• 15th MP Brigade inducts newest NCOs

    • email print
  • Katie Peterson | Staff Writer
    Twenty-three soldiers were inducted into the Noncommissioned Officer Corps in a ceremony Nov. 2 at the Post Theater.
    The inductees from the 705th and 40th Military Police Battalions (Detention) were led by Staff Sgt. Scott Russell, Headquarter and Headquarters Company, 705th, in the oath of the NCO before signing the charge of the NCO. The new NCOs were then officially inducted and welcomed by 705th Command Sgt. Maj. Justin Shad, Mission Command Center of Excellence Sgt. Maj. Christopher Prosser, and 40th Command Sgt. Maj. Veronica Knapp.
    “Today, we are witnessing NCOs take part in a time-honored tradition that solidifies their official passage into the Noncommissioned Officer Corps,” Shad said. “This is a milestone in every NCO’s career.”
    During the ceremony, soldiers represented NCOs over the 200-year history of the NCO Corps in a presentation entitled, “I Am the Sergeant.”
    The role of an NCO was first defined with the formation of the Continental Army in 1775 and from there the role continued to grow. The tradition of a soldier becoming an NCO started with the “Four Watches,” which ended in the joining of the NCO Corps during the final watch, explained ceremony narrator, Sgt. Joshua Kegler, HHC, 705th.
    Prosser, who served as the guest speaker, began his speech by referencing the first NCOs in 1775, which is also when the sergeant chevrons were first introduced.
    “If you ask somebody who is not familiar with the current Army structure, they know sergeants, they know privates, they know colonels and they know generals,” Prosser said. “But sergeants were known by everyone you talk to, to be the grassroots leader, born out of the private ranks to lead our next generation of soldiers.
    “They carry the weight of the soldiers within the unit through readiness activities, training and most importantly, their care,” he said.
    Prosser said in order to make the transition successful, the mindset has to change.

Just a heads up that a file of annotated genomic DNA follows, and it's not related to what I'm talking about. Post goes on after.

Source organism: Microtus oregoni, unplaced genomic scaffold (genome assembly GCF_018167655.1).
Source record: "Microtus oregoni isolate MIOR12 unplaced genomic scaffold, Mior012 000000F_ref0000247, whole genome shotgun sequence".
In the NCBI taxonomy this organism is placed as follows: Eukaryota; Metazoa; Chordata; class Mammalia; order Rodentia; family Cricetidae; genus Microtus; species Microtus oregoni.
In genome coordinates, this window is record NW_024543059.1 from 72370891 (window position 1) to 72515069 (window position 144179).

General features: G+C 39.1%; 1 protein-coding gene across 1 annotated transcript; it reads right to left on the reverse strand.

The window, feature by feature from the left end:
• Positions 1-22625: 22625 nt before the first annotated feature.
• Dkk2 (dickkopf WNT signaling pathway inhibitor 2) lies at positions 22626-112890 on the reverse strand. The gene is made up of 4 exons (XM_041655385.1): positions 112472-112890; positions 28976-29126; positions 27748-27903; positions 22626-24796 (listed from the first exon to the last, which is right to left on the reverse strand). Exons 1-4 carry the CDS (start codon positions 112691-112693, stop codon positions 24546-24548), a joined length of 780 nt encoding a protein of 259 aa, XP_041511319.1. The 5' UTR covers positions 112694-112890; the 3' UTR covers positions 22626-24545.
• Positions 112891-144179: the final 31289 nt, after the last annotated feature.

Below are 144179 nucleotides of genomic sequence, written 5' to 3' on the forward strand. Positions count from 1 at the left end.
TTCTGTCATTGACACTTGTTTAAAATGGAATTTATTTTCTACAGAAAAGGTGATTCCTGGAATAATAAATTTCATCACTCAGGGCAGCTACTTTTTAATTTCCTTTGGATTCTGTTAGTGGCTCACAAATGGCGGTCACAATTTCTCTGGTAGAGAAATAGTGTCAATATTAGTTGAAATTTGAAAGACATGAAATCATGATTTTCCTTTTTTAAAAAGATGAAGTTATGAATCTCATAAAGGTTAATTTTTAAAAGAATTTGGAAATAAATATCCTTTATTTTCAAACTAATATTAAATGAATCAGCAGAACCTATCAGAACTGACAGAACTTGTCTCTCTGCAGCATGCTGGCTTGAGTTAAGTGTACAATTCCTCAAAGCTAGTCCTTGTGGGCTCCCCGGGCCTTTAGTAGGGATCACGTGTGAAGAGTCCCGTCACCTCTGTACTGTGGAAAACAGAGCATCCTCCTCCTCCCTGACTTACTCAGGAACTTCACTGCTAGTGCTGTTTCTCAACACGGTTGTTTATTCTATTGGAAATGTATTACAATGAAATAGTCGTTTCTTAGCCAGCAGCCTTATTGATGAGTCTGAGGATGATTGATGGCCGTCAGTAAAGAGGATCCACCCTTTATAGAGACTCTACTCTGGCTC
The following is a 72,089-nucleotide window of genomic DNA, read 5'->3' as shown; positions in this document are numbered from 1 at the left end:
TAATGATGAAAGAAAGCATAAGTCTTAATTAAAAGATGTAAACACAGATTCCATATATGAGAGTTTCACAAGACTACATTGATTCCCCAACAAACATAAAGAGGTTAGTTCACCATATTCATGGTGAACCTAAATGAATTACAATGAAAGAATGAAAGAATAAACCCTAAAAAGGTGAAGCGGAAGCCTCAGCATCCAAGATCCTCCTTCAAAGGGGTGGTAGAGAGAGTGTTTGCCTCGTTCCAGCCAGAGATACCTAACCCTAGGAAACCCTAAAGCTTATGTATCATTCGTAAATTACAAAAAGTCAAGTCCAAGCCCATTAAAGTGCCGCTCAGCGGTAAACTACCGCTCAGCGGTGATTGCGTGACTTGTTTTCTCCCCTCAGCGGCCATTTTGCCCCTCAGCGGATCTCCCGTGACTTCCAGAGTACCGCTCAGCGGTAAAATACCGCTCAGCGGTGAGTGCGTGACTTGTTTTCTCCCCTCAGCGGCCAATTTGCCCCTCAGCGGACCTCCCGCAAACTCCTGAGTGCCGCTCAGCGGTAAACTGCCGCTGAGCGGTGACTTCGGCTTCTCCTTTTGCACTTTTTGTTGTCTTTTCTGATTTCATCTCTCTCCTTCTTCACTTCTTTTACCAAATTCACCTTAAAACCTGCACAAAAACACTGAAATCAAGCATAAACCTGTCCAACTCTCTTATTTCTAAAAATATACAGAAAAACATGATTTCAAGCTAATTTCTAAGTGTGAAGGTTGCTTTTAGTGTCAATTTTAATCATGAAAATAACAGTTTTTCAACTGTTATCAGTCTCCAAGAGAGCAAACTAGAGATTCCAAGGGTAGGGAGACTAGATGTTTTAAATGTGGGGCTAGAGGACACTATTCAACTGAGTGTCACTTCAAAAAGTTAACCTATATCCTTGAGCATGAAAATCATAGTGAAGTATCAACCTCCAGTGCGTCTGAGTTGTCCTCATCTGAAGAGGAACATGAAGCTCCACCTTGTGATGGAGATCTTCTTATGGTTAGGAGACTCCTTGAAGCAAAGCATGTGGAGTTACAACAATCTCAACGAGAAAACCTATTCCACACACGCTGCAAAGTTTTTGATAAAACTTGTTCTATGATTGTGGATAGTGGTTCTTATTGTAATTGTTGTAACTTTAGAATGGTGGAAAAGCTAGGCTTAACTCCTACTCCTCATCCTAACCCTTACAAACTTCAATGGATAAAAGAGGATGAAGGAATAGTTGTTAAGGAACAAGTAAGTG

“You were used to talking about what you did last weekend, what happened here, what happened there,” he said. “(The mindset) has to change to things like warfighting. It has to change to things like, ‘How do I become the best and most efficient (NCO) in my unit? How can I make my unit more ready?’ Doing this and talking through all of these issues is nothing more than just continuing on a tradition of (NCO) leadership.”
    Prosser said a junior NCO recently asked him why he was still in the Army, forcing him to think about pivotal moments in his career. The one that stuck out was his first reenlistment and his promotion to sergeant.
    “I had the chance to emulate my very first (NCO),” Prosser said. “He was competent. He was fit. He was a role model. He was a leader. He didn’t coddle me. He held me accountable, but he also allowed me to make mistakes. He was present. He was a value added because he was of value.”
    Page 2 of 2 - To conclude his speech, Prosser had advice for the new NCOs.
    “Don’t be afraid to make those honest mistakes. Lead your soldiers by your personal and professional example,” Prosser said. “Don’t ever sacrifice your values or your personal convictions. Take care of your families, take care of your soldiers because that’s who you serve every single day.
    “The greatest reward for good leadership is not an award or more pay,” he said, “but rather it is being able to look in the eyes of your soldier and know that you’ve done everything in your power to make them better.”
  • Comment or view comments